Quoll patrol makes awesome find in Qld

·3-min read

Paul Revie was eight years old when a stocky, spotted creature with a powerful jaw brazenly leapt onto his family's picnic table in pursuit of a barbecued sausage.

It was the early 1990s and the schoolboy had no idea what kind of animal had just gatecrashed his day trip to southern Queensland's Main Range National Park.

When he got home and pulled out the encyclopedia, he soon realised he'd met Australia's version of a big cat: the spotted-tailed quoll, which can leap from trees like a leopard and kill much larger prey with a crushing bite to the back of the skull.

During subsequent visits, the family learned the sausage thief was well known to locals as a repeat offender and one of the more charismatic members of what was then a healthy population.

Much has changed in the years since then, with the species listed as endangered in 2004 having vanished from up to 90 per cent of its former range on the east coast.

Land clearing and exotic invaders such as cane toads and feral cats are to blame, and today distribution is patchy.

The species is primarily found in NSW, with some small populations hanging on in Queensland and Victoria.

In Main Range National Park, southwest of Brisbane, sightings had become a rarity long before the Black Summer bushfires of 2019/20 burnt almost 20,000 hectares of conservation land.

When one of the nuggety, cat-sized critters sidled up to a camera trap in the park a few months ago, Mr Revie, now an ecologist for the Quoll Society of Australia, was over the moon.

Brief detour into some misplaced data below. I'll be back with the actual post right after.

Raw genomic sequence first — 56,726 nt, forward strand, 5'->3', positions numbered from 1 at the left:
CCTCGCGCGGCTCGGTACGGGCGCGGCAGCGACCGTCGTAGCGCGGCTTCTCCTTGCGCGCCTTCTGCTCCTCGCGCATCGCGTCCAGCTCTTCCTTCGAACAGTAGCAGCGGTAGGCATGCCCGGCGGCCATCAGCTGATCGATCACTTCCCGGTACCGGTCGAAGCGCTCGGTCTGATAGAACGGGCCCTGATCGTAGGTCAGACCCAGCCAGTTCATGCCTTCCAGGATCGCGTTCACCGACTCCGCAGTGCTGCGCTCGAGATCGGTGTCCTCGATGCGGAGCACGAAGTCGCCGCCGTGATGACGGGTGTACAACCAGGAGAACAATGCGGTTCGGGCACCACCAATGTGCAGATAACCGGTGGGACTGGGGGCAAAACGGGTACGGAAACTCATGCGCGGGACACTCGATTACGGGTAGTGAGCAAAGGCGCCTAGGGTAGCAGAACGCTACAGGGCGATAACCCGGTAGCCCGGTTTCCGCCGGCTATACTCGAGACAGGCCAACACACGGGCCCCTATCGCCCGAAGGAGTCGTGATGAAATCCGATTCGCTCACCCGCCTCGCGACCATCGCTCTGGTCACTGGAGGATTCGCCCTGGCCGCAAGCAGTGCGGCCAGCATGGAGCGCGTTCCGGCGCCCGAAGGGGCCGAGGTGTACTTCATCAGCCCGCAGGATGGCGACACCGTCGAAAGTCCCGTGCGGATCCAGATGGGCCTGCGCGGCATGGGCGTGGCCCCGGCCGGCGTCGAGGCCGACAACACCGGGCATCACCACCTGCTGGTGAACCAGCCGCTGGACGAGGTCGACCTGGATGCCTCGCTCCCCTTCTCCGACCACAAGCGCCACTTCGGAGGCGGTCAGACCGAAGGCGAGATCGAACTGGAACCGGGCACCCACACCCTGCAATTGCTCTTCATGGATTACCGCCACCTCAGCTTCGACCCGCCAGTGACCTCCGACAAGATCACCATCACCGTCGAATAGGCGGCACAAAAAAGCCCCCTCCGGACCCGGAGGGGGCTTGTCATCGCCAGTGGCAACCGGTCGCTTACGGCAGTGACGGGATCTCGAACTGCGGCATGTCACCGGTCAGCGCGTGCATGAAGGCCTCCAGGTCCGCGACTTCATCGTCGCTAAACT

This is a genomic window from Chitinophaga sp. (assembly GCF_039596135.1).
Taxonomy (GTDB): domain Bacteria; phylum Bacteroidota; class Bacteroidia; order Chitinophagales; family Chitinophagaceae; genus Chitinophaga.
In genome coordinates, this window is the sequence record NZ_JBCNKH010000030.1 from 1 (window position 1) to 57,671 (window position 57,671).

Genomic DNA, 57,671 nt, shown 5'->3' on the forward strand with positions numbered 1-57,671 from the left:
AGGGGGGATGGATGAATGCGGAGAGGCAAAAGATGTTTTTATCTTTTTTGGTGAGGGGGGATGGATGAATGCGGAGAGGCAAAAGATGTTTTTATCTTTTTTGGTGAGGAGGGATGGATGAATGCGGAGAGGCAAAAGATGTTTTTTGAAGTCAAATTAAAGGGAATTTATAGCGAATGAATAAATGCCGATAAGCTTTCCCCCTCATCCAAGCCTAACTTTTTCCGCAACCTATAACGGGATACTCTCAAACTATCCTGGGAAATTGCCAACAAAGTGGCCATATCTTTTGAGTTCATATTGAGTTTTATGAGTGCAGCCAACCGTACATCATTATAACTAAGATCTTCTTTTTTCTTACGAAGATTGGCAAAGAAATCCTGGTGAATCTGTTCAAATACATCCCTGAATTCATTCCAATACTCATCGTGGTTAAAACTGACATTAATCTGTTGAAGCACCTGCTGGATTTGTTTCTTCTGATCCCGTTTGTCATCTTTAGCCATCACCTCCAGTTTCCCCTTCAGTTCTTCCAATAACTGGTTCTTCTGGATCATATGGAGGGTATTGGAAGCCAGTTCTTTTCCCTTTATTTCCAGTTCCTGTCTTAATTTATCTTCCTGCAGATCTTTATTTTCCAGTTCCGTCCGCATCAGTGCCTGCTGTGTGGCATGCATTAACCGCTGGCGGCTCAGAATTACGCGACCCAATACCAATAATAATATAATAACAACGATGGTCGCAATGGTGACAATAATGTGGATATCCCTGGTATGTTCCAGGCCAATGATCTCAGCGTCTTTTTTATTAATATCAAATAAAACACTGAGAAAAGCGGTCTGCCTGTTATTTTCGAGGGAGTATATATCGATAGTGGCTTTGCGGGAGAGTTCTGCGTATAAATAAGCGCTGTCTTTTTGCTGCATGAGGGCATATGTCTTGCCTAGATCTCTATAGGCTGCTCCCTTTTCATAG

"It was only a few hundred metres from areas that were burnt really severely during Black Summer," he says.

"This was the third time in four years I had set up camera traps in that part of the park, knowing there'd been a reasonably healthy population there decades before.

"But this is the first time we saw one. It's so exciting to show they are still in Main Range."

Mr Revie has reason to hope a remnant population might be making a slow comeback in the area.

When he reported his sighting, the Queensland Parks and Wildlife Service revealed a few other individuals had been caught on camera in 2019 and 2020 while sniffing around feral pig traps.

Mr Revie says pest eradication efforts will be crucial to give Main Range quolls a fighting chance of reasserting themselves.

To preserve the species, the Queensland Department of Environment and Science has been targeting feral cats and foxes in Main Range, Lamington and Mt Barney national parks.

Mr Revie has urged visitors to the national parks to report any quoll sightings, saying data on where they're living could be the thing that saves them.

"If we don't know where these threatened species are, then we've got no hope of protecting them and putting conservation strategies in place that will help them out," he says.

The quoll society's camera-trapping work in the three national parks is being funded by the Landcare Led Bushfire Recovery Grants program.

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